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The artist who prepared the above cut of the outsido of the Great Cen
tral Fuir Buildings in Logan Square, specially for the pages of “Our
Daily Farr,” has done his work so well as to leave but little room for de
scription or explanation. The thoroughfares which form the extreme
foreground of the picture are Nineteenth and Vine Streets. The door of
entranco nearest to the person examining the picture is at the northwest
eorner of the Square, and the perspective sweeps in a southerly and east
wnrdly direction over the roofs and spires of the city. The noble struc
ture which looms up in the background, upon the left hand side of the
picture, is the Cathedral of Saint Peter and Saint Paul, tho finest speci
men of church architecture in the city. On the southern side of the Fair
Ground, Wills’ Hospital “ for the Halt and the Blind” will be seen ; while
those who nro familiar with our local landmarks will readily recognize in
the distance tho spires of Saint Mark’s Church, the West Arch Street Pres
byterian Church, and of the Baptist Church on West Chestnut Street.
These aro only the most prominent points in the grand panorama which
includes within its sweep fully one-half of the city, with nine-tenths of its
commerce, trade and wealth. The gothic structure which runs from east
to west and intersects the Square is Union Avenue, a noble ball which is
worthy of the name it bears; at this writing, it contains more splendid
wares, and more magnificent groupings of the emblems of patriotism and
loyalty than can be found in any single apartment in the country. From
its centre rises a mammoth flag-staff, 2111 feet high, from the summit of
which waves a magnificent speoimen of the Stars and Stripes.
On the left of Union Avenue is a canopied structure which is also sur
mounted with a flag. This is the Horticultural Department, where, amid
a world of floral sweets, a fountain is in constant play, rendering the per
fumed air delightfully cool and pleasant. Between art and nature, rare
plants, and plashing waters, scenic effects, bright lights and brighter eyes,
t " o J t,oultur ®l Department becomes mimic fairy-land, and the visitor
a most fears to see the bright picture melt away like a pleasant dream that
is too delightful for reality.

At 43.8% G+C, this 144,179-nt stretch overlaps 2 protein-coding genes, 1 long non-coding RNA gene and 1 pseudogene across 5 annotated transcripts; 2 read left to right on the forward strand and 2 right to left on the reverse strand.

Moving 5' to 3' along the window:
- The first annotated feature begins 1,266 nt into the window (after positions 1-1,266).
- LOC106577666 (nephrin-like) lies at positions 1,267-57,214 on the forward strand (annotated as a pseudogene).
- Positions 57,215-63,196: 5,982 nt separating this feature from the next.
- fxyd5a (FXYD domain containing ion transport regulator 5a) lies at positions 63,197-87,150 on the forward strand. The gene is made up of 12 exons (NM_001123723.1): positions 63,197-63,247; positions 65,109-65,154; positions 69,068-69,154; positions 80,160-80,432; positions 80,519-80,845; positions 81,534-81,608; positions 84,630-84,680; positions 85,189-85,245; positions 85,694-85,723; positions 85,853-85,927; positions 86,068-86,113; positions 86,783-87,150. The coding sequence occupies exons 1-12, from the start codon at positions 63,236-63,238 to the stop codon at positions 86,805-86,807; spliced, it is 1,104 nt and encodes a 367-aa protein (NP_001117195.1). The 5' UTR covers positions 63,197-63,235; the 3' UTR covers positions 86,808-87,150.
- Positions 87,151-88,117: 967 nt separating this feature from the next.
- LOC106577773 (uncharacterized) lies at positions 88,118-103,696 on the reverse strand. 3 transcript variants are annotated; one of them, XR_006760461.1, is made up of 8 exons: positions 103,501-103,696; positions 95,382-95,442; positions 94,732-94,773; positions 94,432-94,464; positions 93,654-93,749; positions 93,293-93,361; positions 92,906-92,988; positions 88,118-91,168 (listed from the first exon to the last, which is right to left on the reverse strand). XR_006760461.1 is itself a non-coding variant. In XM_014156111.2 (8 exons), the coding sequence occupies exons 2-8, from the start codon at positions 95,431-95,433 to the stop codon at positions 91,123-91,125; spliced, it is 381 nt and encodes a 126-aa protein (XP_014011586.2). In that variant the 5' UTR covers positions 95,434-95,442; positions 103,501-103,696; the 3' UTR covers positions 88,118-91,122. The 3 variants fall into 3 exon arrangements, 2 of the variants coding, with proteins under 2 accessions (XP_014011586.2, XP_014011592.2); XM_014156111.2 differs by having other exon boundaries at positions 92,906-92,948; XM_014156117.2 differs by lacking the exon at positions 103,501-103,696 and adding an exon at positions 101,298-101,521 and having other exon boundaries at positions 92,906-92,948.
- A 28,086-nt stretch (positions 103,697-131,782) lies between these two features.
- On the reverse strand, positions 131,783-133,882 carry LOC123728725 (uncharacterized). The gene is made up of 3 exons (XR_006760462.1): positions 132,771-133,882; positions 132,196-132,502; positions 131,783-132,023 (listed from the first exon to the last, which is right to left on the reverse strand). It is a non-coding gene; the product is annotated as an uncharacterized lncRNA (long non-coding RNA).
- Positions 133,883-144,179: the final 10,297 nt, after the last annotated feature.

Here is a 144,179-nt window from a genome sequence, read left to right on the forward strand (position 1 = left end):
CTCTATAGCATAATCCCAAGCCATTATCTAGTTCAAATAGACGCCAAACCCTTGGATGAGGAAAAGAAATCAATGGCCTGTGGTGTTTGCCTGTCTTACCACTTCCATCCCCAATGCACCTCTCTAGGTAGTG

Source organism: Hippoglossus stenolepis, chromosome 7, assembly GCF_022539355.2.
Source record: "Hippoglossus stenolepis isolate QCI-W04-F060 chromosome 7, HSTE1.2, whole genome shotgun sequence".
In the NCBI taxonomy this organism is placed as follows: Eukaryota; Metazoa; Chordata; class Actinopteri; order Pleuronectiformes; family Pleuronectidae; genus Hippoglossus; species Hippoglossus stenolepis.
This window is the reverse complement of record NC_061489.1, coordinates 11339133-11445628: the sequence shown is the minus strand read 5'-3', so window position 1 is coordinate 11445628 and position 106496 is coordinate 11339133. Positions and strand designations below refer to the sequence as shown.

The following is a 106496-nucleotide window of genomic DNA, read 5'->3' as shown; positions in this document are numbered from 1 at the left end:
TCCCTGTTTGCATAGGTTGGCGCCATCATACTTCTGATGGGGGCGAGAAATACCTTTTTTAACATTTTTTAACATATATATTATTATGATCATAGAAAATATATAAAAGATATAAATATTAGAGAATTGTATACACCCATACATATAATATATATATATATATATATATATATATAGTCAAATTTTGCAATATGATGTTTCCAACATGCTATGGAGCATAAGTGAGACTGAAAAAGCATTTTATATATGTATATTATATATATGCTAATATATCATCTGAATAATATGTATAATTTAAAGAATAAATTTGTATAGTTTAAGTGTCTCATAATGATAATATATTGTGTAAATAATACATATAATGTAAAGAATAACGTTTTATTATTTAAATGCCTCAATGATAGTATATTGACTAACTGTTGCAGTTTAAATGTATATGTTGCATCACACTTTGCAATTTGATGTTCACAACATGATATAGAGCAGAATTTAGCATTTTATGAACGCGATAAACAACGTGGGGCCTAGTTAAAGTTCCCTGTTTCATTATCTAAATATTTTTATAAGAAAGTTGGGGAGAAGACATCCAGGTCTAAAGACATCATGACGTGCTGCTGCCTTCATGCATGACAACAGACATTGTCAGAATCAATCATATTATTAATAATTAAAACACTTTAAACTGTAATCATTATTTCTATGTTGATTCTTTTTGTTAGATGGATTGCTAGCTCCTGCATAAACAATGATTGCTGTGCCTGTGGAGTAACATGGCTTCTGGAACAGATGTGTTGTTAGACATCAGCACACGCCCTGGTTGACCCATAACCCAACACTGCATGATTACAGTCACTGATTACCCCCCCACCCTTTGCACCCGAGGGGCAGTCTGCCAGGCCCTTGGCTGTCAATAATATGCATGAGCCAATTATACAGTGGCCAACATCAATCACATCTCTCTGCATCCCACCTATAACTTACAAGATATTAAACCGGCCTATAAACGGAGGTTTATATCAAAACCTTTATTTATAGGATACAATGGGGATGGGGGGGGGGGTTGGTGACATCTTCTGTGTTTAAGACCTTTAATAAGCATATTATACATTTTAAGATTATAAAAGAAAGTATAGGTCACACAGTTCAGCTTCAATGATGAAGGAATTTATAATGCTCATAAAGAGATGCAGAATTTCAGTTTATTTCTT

— 1?*!?” opposite side of Union Avenue, is another circular building,
18 .J 8 oC ® u P ,e< i as a.Restaurant. It is light, airy, well ventilated and
magnificently decorated, forming agrand dining-room capable of entertain
ing fully a thousand guests at the same time.
Ihe entire range upon the extreme left-hand side of the picture, extend
g trom Eighteenth Street to Nineteenth Street, is occupied by the Art
a whioh contains the most magnifioent collection of paintings ever
got ogether in the United State,. 8
ground plan of the buildings which we print upon the other sido of
zne sneet, gives a foil and aoeurate key to tho arrangements of the sereral
buildings, the uses to which they are applied, Ac.
.»> v« '
GREAT CENTRAL PAIR BUILDINGS,
Logan Square, Philadelphia, June, 1864.
And now for some figures :
Union Avenue, which we have already described as llio main structure of
the group whicli form the Fair Buddings, is sit) fcot long and 60 feet wide,
with en elevation from floor to the point of the arch of 50 feet. The Gothic
Arch of this Building is formed with rafters, constructed with tho Howe
Truss, each rafter being 2 feet in depth and 6 inches wide, with pannels 2 feet
wide, in each of which aro two main braces and one counter brace 2 inches
square; tho chords are of 3by G inch scantling. The rafters aro placed at
distances of about 19 feet apart, and are footed upon heavy timbers set
upon tho ground, properly notched to receive the chords. Tho chord of
the arch is about 60 feet, with versed sine of G feet 6 inches. Thcro are
four lateral buildings, extending north and south, from Union Avenue,
having a width of 26 feet, a height of 18 feet, and a length of 250 feet each
way. Upon the north and south, and parallel with Union Avenuo along
Race and Vine Streets, are buildings 29 feet wide and 18 feet high, each
500 feet long—that on the north (tho Art Gallery,) being lighted from the
roof. From the middle of Union Avenue extends a gallery northward, con
necting with the Floral Department, (which, as we havo already stated, is
a circular building.) 190 feet in diameter, 100 feet of which is covered with
a canvas canopy. In the middle of this department is a lake, with foun
tains of great variety of jet, arranged around and in it, in tho centre of
which is an island upon which are tastefully arranged an imposing group,
of tropieal plants and fruit.
Upon tho South of Union Avenue, on the line of the Floral Depart
ment, is the Restaurant, which is also circular, with a diameter of 190
feet. Connected with this are a number of buildings arranged for culinary
purposes, such as Main Kitchen, Pastry, Mnizena Kitchen, Ico House,
Ware Closets, Sculleries, and Servants’ Dining Room.
The Pennsylvania Kitchen and the William Penn Parlor, on tho north
and South of Union Avenue, are relatively 81 by 34 and 60 by 34 feet.
The names of the architect and builders of Union Avenue are Siriokland
Kneads, architect, and Burton and Quigley, builders. The remainder of
the buildings were put up by B. 11. Shedaker, master builder, under the
immediate direction of John Welsh, Esq., Chairman of the Executive
Committee, and of the Committee of General Arrangements, of which J. C.
Cresson, Esq., was Chairman. Mr. Henry E. Wrigley prepared many of
the original drawings.
The internal decorations were in charge of the Committee of Internal
Arrangements, of which J. 11. Orne, Esq., was Chairman.
The aggregate lengih of the Fair Buildings is 6,500 feet, or more than a
mile. A million and a half feet of lumber was used in their construction,
and the work of building and decoration was completed within forty work